His statistical values may dip with the move to Philadelphia, but, in a way, the team may look at that as a positive; with so many talents on the floor together, Brown, in theory, should be able to utilize Harris in order to reduce wear and tear on his other players — namely Joel Embiid, Ben Simmons and Jimmy Butler — and keep them somewhat fresh for the postseason, if not at the expensive of some personal stats.
Harris is another player that can handle the ball and should lead to even more movement within the 76ers offense. He has shown over the years an ability to push the ball up the floor in transition and should relieve some of the pressure from Simmons in that area as well. In the event that he is the lone star on the floor, or should the ball movement stop, Harris able and willing to break out his do-it-himself kit; he may not dance a defender like Kyrie Irving, but he is more than capable of sizing up his man and either hitting a shot in their face or brute-forcing his way to the basket.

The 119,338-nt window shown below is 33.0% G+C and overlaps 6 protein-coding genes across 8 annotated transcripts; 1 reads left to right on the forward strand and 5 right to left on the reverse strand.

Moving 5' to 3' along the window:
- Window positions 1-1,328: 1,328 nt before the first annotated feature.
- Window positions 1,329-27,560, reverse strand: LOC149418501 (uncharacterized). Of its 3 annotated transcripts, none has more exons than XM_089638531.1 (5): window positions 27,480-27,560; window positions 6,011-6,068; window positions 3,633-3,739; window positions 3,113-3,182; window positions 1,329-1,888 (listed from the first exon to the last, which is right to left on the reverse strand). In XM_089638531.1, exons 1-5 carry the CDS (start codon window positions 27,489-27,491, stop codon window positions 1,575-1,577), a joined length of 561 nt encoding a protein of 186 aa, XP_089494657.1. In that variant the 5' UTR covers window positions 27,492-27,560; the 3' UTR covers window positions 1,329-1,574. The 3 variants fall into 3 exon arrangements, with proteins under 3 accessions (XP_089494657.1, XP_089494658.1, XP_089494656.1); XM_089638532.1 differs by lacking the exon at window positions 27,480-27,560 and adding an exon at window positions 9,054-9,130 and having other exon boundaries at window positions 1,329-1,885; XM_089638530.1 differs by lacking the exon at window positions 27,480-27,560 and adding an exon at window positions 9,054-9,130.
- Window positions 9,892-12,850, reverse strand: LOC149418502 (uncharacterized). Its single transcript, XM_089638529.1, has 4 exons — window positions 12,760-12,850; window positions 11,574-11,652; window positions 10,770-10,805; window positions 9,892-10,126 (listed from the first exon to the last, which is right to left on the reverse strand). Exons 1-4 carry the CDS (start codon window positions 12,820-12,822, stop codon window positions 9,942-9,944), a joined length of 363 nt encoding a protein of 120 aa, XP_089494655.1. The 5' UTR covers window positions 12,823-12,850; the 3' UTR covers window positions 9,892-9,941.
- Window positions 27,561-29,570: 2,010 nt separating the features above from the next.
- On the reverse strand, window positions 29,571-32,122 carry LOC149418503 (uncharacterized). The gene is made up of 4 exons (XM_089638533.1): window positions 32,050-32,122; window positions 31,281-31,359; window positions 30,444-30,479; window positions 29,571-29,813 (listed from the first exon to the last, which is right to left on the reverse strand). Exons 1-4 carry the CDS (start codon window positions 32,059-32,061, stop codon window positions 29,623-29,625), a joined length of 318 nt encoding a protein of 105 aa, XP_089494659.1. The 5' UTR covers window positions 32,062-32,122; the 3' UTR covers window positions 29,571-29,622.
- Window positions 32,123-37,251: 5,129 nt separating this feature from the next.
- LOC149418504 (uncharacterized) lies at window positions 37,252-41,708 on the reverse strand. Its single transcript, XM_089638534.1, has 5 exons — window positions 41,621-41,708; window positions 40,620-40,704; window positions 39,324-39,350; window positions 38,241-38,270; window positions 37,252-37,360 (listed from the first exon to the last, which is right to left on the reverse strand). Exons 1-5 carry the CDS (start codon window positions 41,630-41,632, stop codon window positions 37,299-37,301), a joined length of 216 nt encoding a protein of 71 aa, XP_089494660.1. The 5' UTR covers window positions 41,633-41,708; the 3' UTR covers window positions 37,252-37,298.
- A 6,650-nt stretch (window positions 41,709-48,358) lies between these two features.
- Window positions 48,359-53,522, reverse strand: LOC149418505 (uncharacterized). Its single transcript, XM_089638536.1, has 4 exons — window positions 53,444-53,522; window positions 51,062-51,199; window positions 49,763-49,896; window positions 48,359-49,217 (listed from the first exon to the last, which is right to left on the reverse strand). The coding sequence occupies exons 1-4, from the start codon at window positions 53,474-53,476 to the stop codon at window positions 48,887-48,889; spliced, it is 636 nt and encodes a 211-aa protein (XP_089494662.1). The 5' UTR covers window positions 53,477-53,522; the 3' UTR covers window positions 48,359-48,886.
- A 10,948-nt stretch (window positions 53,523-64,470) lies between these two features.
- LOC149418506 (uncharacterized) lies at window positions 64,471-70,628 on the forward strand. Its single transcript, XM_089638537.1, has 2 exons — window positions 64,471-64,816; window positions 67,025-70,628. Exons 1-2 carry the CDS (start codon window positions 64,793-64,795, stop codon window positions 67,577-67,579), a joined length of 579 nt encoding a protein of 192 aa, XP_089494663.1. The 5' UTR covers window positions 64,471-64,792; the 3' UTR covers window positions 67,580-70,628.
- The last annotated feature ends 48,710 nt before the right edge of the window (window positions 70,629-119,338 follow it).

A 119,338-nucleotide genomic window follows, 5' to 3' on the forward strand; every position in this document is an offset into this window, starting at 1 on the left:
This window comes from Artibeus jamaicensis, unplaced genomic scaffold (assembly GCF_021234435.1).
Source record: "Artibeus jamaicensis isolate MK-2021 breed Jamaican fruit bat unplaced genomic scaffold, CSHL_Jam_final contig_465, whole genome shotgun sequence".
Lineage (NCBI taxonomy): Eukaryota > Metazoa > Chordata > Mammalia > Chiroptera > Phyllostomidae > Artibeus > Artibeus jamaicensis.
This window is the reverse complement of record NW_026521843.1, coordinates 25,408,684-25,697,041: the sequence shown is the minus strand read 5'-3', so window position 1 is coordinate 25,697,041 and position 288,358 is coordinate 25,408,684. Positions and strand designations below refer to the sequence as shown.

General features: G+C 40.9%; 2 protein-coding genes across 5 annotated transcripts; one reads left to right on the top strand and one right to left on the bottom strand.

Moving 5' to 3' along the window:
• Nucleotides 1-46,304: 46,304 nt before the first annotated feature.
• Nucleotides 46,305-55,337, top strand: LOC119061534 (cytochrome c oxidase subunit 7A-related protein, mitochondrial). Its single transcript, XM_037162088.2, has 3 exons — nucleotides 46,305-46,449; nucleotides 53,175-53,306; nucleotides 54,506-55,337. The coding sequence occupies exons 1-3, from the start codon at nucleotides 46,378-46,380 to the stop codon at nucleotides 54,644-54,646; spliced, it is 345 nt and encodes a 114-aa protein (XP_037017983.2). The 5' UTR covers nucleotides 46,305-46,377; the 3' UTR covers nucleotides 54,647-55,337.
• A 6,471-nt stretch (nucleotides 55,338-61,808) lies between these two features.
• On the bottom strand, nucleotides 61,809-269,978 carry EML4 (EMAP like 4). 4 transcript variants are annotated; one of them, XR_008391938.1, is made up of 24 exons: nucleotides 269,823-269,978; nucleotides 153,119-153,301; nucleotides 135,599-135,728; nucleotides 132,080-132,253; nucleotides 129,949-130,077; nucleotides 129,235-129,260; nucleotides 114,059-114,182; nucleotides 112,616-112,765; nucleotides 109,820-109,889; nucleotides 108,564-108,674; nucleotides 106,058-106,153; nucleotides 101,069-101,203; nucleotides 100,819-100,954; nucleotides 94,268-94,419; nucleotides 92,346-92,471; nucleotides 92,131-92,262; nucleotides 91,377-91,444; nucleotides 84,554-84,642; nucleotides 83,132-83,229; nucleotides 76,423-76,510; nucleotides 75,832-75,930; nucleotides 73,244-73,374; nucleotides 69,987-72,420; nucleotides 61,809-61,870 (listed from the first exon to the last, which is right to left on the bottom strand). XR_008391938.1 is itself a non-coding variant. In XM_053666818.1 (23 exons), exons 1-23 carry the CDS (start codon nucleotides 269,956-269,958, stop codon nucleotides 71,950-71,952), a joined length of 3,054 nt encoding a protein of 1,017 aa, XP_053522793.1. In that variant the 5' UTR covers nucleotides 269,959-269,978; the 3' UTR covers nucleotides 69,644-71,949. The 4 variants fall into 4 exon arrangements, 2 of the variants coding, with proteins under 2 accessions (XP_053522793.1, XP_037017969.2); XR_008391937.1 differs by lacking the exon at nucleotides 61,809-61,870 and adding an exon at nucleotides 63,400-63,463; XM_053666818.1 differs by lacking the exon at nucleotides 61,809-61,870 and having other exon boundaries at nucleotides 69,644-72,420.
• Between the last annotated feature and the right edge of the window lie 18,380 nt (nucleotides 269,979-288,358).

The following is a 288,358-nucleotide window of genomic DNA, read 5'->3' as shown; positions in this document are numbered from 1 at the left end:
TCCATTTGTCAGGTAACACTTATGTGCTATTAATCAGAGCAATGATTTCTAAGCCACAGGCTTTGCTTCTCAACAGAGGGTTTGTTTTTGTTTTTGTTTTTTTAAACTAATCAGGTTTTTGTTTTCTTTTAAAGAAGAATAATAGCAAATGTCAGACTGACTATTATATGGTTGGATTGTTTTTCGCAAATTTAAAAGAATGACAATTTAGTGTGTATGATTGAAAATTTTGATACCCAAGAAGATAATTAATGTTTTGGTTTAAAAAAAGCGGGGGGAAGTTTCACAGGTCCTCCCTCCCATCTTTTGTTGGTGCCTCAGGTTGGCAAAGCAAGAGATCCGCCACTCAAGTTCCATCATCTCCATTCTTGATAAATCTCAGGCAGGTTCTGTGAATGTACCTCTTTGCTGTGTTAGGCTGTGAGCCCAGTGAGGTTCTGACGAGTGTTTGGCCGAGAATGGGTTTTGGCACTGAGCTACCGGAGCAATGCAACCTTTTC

Harris is a more-than-capable shooter and, off the ball, should provide Simmons with another reliable perimeter outlet and open things up on the interior open things up inside for him and Embiid as well.
Defensively, Harris isn’t a wizard, but the effort and energy are there and should shine in the already competent 76ers defense. While it may not be ideal in all situations, Harris has the size to bang down low with some centers and the quickness to keep up with smaller players on the perimeter. Harris’ length — a near seven-foot wingspan — should also prove an asset, as he will allow the defense to switch on almost every possession. In the postseason, that could prove invaluable.
As good as this acquisition may look on paper, it isn’t without its cons or risks. Harris’ is another primary option on a team that already had three of them in Embiid, Simmons and Butler; could the presence of too many options bog things down a la the Boston Celtics earlier this season?
His contract situation, alongside the impending free agency of Butler, should give some pause as well.